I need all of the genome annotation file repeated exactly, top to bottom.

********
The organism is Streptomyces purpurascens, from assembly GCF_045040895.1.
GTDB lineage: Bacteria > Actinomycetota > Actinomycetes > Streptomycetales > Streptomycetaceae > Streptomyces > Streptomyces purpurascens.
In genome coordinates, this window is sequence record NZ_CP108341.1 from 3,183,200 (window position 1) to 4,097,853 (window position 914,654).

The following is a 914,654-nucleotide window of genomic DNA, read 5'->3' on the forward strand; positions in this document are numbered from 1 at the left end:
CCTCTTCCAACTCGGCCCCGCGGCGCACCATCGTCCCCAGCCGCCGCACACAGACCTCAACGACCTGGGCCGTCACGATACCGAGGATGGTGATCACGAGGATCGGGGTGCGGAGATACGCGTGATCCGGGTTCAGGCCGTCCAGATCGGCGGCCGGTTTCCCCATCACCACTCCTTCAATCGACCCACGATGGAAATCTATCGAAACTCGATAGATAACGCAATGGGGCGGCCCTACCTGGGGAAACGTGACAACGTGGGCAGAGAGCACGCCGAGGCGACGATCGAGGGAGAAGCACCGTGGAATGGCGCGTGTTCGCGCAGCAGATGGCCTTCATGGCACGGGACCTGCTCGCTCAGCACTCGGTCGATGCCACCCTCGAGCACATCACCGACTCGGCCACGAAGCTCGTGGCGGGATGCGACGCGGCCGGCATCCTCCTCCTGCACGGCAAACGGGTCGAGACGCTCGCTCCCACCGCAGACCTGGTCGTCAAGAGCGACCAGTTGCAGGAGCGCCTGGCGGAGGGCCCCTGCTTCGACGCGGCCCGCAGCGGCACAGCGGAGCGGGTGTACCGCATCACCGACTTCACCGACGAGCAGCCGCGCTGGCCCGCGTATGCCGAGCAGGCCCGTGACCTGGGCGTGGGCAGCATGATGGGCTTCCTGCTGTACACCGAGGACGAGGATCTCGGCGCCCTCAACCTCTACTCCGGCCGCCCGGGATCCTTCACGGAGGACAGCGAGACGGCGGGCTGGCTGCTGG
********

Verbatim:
The organism is Streptomyces purpurascens, from assembly GCF_045040895.1.
GTDB lineage: Bacteria > Actinomycetota > Actinomycetes > Streptomycetales > Streptomycetaceae > Streptomyces > Streptomyces purpurascens.
In genome coordinates, this window is sequence record NZ_CP108341.1 from 3,183,200 (window position 1) to 4,097,853 (window position 914,654).

The following is a 914,654-nucleotide window of genomic DNA, read 5'->3' on the forward strand; positions in this document are numbered from 1 at the left end:
CCTCTTCCAACTCGGCCCCGCGGCGCACCATCGTCCCCAGCCGCCGCACACAGACCTCAACGACCTGGGCCGTCACGATACCGAGGATGGTGATCACGAGGATCGGGGTGCGGAGATACGCGTGATCCGGGTTCAGGCCGTCCAGATCGGCGGCCGGTTTCCCCATCACCACTCCTTCAATCGACCCACGATGGAAATCTATCGAAACTCGATAGATAACGCAATGGGGCGGCCCTACCTGGGGAAACGTGACAACGTGGGCAGAGAGCACGCCGAGGCGACGATCGAGGGAGAAGCACCGTGGAATGGCGCGTGTTCGCGCAGCAGATGGCCTTCATGGCACGGGACCTGCTCGCTCAGCACTCGGTCGATGCCACCCTCGAGCACATCACCGACTCGGCCACGAAGCTCGTGGCGGGATGCGACGCGGCCGGCATCCTCCTCCTGCACGGCAAACGGGTCGAGACGCTCGCTCCCACCGCAGACCTGGTCGTCAAGAGCGACCAGTTGCAGGAGCGCCTGGCGGAGGGCCCCTGCTTCGACGCGGCCCGCAGCGGCACAGCGGAGCGGGTGTACCGCATCACCGACTTCACCGACGAGCAGCCGCGCTGGCCCGCGTATGCCGAGCAGGCCCGTGACCTGGGCGTGGGCAGCATGATGGGCTTCCTGCTGTACACCGAGGACGAGGATCTCGGCGCCCTCAACCTCTACTCCGGCCGCCCGGGATCCTTCACGGAGGACAGCGAGACGGCGGGCTGGCTGCTGG